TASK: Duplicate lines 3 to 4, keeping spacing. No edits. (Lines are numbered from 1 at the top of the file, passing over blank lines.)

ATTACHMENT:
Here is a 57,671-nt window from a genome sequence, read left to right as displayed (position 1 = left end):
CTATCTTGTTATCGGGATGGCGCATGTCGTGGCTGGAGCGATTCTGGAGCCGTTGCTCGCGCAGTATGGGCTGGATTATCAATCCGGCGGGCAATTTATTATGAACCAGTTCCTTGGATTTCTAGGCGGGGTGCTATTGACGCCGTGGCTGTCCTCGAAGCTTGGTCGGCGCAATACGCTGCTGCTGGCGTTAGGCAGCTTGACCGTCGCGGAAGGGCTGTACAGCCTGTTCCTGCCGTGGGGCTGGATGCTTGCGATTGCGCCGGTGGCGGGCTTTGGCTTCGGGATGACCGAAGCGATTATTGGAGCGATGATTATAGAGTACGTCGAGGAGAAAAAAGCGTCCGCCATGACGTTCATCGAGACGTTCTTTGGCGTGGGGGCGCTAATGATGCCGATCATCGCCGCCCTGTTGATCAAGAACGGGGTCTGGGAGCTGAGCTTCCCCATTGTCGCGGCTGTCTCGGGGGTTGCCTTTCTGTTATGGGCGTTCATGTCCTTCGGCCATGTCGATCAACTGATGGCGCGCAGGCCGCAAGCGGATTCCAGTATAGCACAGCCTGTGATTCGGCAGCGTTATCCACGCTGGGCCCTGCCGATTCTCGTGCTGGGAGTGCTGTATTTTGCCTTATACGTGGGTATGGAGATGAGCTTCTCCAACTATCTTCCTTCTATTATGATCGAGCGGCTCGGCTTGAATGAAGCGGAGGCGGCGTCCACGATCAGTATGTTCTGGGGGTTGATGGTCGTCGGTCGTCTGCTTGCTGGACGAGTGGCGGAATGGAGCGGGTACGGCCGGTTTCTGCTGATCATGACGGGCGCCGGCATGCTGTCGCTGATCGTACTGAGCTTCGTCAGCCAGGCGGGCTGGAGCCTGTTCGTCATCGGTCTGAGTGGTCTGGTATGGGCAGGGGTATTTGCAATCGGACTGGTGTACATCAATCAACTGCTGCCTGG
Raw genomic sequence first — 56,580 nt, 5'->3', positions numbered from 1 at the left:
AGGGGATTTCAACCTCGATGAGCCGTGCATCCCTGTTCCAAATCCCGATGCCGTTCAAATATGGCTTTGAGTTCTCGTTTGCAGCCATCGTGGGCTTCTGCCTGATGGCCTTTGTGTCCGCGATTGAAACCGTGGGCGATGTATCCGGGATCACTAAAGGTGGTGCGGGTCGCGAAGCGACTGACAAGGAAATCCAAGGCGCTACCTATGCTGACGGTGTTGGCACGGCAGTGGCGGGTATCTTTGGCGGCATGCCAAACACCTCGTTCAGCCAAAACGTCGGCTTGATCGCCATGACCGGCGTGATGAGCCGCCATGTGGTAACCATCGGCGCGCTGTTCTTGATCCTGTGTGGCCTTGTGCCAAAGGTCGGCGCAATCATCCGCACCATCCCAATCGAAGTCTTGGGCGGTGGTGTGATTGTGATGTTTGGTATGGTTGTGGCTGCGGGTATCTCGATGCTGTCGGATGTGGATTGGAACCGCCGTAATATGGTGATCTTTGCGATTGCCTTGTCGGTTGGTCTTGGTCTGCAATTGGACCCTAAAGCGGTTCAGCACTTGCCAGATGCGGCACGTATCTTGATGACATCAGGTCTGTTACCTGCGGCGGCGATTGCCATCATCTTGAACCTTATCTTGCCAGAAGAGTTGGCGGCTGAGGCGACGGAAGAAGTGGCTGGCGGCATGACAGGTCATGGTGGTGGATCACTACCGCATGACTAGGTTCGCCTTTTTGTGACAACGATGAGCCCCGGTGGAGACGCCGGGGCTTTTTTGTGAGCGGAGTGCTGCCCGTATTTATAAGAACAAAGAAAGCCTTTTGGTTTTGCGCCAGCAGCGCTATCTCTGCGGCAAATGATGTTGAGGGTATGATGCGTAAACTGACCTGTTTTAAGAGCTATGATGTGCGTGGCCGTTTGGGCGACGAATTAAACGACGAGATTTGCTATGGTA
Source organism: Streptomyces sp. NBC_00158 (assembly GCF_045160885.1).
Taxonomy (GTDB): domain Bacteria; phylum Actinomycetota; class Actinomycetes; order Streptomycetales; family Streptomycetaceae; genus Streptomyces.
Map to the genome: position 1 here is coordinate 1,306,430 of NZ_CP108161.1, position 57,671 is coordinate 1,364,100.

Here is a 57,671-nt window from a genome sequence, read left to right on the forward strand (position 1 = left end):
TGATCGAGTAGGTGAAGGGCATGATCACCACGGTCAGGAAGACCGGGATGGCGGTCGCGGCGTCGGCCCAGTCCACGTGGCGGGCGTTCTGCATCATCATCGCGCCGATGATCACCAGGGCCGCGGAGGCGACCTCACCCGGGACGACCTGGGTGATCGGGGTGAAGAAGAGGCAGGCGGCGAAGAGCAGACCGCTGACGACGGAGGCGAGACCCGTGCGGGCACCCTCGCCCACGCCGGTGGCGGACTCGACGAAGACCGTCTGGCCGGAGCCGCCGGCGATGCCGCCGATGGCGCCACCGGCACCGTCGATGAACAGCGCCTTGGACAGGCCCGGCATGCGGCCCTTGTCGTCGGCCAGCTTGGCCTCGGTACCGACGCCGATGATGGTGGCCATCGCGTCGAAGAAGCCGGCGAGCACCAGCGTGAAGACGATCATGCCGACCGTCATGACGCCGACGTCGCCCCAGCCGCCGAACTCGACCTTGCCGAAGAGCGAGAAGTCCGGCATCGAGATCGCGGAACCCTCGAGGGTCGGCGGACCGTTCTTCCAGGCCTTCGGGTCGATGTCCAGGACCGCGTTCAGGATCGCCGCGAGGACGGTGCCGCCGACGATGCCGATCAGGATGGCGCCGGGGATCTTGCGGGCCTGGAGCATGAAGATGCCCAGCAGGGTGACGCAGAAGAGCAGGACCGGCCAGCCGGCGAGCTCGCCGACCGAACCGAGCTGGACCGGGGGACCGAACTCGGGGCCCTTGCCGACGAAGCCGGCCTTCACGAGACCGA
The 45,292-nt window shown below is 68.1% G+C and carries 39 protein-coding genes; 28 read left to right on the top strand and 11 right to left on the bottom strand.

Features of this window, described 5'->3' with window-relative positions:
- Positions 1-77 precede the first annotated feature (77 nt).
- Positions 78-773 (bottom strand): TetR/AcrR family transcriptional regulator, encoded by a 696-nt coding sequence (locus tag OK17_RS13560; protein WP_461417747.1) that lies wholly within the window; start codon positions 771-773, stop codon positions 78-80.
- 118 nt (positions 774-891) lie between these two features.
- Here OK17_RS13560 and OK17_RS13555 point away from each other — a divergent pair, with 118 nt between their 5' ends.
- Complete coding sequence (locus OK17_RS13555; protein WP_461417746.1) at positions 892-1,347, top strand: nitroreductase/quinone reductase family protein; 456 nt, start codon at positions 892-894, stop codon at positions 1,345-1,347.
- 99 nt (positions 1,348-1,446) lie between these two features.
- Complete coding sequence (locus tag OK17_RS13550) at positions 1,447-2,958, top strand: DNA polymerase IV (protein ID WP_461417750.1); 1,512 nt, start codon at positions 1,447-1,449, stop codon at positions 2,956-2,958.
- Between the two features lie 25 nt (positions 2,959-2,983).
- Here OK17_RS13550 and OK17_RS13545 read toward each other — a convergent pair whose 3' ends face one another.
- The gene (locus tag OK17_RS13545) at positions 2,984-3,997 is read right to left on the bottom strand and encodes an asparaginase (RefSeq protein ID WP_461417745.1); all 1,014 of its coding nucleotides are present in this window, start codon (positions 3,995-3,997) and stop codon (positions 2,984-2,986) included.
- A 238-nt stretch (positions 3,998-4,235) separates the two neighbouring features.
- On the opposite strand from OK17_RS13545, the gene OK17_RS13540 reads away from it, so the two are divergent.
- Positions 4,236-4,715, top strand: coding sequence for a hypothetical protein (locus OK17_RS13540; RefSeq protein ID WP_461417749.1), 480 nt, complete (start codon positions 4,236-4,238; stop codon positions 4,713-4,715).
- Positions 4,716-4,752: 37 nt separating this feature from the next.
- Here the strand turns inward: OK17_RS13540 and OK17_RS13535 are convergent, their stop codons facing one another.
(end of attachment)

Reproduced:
Raw genomic sequence first — 56,580 nt, 5'->3', positions numbered from 1 at the left:
AGGGGATTTCAACCTCGATGAGCCGTGCATCCCTGTTCCAAATCCCGATGCCGTTCAAATATGGCTTTGAGTTCTCGTTTGCAGCCATCGTGGGCTTCTGCCTGATGGCCTTTGTGTCCGCGATTGAAACCGTGGGCGATGTATCCGGGATCACTAAAGGTGGTGCGGGTCGCGAAGCGACTGACAAGGAAATCCAAGGCGCTACCTATGCTGACGGTGTTGGCACGGCAGTGGCGGGTATCTTTGGCGGCATGCCAAACACCTCGTTCAGCCAAAACGTCGGCTTGATCGCCATGACCGGCGTGATGAGCCGCCATGTGGTAACCATCGGCGCGCTGTTCTTGATCCTGTGTGGCCTTGTGCCAAAGGTCGGCGCAATCATCCGCACCATCCCAATCGAAGTCTTGGGCGGTGGTGTGATTGTGATGTTTGGTATGGTTGTGGCTGCGGGTATCTCGATGCTGTCGGATGTGGATTGGAACCGCCGTAATATGGTGATCTTTGCGATTGCCTTGTCGGTTGGTCTTGGTCTGCAATTGGACCCTAAAGCGGTTCAGCACTTGCCAGATGCGGCACGTATCTTGATGACATCAGGTCTGTTACCTGCGGCGGCGATTGCCATCATCTTGAACCTTATCTTGCCAGAAGAGTTGGCGGCTGAGGCGACGGAAGAAGTGGCTGGCGGCATGACAGGTCATGGTGGTGGATCACTACCGCATGACTAGGTTCGCCTTTTTGTGACAACGATGAGCCCCGGTGGAGACGCCGGGGCTTTTTTGTGAGCGGAGTGCTGCCCGTATTTATAAGAACAAAGAAAGCCTTTTGGTTTTGCGCCAGCAGCGCTATCTCTGCGGCAAATGATGTTGAGGGTATGATGCGTAAACTGACCTGTTTTAAGAGCTATGATGTGCGTGGCCGTTTGGGCGACGAATTAAACGACGAGATTTGCTATGGTA